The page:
Kakahai‘a National Wildlife Refuge on the island of Moloka‘i was established in 1976 to permanently protect wetland habitat for endangered waterbirds, primarily Hawaiian stilt and Hawaiian coot, and to provide habitat for wintering migratory wetland birds.
The mission of the National Wildlife Refuge System is to administer a national network of lands and waters for the conservation, management and, where appropriate, restoration of the fish, wildlife and plant resources and their habitats within the United States for the benefit of present and future generations.
March 15, 1976--Kakahai‘a National Wildlife Refuge was established.
Other Facilities in this Complex
Kakahai‘a National Wildlife Refuge is managed as part of the Maui Complex. A National Wildlife Refuge Complex is an administrative grouping of two or more refuges, wildlife management areas or other refuge conservation areas that are primarily managed from a central office location. Refuges are grouped into a complex because they occur in a similar ecological region, such as a watershed or specific habitat type, and have a related purpose and management needs. Typically, a project leader or complex manager oversees the general management of all refuges within the complex and refuge managers are responsible for operations at specific refuges. Supporting staff, composed of administrative, law enforcement, refuge manager, biological, fire, visitor services, and maintenance professionals, are centrally located and support all refuges within the complex.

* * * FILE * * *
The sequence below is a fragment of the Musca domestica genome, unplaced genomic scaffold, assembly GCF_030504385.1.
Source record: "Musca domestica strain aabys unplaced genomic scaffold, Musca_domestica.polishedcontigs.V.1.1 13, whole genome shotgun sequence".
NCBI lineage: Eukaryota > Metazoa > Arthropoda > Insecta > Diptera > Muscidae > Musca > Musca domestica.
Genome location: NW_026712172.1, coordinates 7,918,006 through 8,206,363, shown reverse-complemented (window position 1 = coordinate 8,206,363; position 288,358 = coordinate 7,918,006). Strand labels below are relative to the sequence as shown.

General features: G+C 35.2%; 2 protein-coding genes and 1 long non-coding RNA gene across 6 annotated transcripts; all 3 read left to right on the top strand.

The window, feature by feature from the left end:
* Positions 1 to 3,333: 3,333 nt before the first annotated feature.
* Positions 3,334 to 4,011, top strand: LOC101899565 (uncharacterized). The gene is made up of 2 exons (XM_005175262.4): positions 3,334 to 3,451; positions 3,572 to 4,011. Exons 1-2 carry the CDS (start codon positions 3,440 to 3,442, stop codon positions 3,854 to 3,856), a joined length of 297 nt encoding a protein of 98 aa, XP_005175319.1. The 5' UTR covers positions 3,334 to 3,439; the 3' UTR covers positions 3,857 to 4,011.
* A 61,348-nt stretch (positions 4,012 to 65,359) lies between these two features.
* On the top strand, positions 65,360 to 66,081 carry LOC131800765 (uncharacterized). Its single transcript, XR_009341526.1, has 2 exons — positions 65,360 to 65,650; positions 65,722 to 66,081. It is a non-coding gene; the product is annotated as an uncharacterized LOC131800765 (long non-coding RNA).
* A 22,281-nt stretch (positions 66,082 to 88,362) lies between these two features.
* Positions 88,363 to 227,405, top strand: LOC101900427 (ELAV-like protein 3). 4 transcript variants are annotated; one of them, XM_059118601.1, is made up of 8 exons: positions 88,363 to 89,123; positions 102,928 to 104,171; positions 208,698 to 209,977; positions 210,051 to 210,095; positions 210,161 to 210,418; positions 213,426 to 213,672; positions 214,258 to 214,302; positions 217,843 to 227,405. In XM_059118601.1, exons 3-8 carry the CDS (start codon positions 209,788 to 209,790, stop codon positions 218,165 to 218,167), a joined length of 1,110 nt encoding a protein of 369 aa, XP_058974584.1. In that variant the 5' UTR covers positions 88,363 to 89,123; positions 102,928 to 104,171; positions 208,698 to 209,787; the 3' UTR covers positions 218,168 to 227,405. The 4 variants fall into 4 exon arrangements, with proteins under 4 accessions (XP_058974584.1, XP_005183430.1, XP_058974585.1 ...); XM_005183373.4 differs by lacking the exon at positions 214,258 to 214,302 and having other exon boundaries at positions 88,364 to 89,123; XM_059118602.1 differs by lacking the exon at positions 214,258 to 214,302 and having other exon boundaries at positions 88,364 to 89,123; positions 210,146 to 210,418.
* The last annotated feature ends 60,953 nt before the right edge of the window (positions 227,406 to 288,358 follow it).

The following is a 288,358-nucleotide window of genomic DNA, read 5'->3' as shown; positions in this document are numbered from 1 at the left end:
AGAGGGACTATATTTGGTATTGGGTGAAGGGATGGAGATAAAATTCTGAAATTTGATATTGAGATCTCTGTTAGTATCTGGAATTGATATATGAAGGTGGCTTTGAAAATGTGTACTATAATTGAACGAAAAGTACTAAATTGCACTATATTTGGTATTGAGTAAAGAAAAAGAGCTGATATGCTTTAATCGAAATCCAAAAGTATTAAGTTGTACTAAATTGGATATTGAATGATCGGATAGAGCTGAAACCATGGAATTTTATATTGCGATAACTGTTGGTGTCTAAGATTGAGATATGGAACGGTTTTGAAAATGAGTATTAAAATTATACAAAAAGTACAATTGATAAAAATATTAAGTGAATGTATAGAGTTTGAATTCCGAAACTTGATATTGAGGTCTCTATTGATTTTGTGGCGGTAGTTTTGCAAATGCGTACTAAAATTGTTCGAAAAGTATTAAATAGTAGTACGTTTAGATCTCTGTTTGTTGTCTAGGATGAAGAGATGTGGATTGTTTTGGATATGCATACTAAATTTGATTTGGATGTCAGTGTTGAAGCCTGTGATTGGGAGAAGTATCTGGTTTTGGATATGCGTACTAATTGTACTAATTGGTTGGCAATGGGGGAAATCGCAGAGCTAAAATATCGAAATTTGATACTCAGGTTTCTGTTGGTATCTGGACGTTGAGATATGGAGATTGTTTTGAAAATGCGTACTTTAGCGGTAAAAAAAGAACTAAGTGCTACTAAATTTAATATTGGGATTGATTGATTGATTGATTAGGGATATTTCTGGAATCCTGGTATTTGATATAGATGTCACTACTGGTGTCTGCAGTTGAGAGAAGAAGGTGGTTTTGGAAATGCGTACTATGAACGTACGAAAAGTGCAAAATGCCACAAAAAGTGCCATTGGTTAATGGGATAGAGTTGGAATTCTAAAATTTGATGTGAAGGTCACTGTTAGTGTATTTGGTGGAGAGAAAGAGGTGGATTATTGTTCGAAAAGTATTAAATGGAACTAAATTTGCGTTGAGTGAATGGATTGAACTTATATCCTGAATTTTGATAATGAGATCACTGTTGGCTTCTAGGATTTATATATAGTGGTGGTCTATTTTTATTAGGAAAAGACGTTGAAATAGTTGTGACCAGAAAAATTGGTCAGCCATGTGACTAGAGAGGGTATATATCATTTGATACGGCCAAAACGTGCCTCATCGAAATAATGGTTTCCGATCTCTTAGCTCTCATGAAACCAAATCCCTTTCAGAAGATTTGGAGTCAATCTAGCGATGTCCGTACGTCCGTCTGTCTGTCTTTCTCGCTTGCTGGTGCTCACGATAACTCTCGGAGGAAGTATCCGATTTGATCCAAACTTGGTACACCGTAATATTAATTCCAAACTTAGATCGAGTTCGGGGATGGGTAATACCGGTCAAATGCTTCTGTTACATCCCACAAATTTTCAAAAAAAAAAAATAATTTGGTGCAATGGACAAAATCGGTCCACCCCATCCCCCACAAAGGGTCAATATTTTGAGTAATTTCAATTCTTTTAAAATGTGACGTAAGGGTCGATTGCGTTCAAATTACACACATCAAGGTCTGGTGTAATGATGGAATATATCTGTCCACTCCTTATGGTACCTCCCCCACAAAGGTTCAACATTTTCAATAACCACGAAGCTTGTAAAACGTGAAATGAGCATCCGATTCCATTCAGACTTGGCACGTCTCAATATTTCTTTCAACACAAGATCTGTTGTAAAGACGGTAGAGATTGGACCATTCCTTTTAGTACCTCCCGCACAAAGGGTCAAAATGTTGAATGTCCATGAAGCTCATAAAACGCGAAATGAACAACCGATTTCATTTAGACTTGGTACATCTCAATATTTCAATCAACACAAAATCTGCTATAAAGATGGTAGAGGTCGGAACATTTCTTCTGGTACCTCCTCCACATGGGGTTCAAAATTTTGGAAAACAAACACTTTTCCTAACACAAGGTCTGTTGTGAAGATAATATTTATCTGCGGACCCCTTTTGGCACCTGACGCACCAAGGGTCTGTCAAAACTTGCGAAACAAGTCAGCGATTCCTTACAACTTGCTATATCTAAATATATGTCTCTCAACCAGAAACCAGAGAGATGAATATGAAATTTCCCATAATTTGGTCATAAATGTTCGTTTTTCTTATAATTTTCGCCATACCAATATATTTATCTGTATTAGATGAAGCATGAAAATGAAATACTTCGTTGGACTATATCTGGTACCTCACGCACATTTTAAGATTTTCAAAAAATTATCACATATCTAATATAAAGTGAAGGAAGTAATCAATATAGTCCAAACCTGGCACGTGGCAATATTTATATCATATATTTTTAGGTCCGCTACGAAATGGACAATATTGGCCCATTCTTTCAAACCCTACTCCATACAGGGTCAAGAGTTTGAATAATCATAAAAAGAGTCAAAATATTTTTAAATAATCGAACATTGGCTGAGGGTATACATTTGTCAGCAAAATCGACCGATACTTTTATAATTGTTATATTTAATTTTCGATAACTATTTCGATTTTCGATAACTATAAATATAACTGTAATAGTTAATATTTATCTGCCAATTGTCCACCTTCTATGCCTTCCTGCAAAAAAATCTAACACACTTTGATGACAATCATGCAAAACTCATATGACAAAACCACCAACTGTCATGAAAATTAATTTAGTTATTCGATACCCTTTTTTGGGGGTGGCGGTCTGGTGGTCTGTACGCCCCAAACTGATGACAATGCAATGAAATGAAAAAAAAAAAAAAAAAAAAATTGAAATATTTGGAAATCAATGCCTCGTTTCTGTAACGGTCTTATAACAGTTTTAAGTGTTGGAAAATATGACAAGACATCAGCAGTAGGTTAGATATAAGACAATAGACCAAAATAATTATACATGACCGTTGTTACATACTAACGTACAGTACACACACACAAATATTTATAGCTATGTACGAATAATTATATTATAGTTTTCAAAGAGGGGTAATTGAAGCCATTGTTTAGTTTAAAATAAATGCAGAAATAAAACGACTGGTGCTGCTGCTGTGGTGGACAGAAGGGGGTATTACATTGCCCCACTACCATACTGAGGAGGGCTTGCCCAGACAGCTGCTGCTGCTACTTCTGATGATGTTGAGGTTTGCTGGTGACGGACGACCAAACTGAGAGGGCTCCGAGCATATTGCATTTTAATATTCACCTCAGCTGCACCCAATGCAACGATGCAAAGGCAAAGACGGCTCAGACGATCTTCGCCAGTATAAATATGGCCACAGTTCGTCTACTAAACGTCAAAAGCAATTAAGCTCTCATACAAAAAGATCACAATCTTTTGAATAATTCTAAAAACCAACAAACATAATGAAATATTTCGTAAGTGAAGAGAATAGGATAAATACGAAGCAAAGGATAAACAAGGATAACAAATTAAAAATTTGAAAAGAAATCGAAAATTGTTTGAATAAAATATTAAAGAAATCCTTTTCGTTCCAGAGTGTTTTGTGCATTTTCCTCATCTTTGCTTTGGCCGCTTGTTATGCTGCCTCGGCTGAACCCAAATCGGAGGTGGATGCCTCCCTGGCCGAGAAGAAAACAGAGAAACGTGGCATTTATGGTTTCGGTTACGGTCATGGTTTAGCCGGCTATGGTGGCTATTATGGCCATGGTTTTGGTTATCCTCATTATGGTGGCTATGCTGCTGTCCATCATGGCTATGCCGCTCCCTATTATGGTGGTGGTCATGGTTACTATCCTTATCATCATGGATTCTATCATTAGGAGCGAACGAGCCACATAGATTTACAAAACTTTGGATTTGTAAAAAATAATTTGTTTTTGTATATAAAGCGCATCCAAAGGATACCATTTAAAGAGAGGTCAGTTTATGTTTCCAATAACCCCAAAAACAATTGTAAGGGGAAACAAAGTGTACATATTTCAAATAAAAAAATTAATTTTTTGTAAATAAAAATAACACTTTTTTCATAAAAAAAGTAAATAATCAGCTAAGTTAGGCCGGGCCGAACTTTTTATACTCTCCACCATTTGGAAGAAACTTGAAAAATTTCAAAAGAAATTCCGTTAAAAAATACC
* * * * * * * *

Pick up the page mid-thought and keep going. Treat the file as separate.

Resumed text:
Other refuges in the Maui Complex include: Keālia Pond National Wildlife Refuge on the island of Maui. The Refuge Complex headquarters is located at milepost 6 Mokulele Highway, Kihei, Hawai‘i 96753.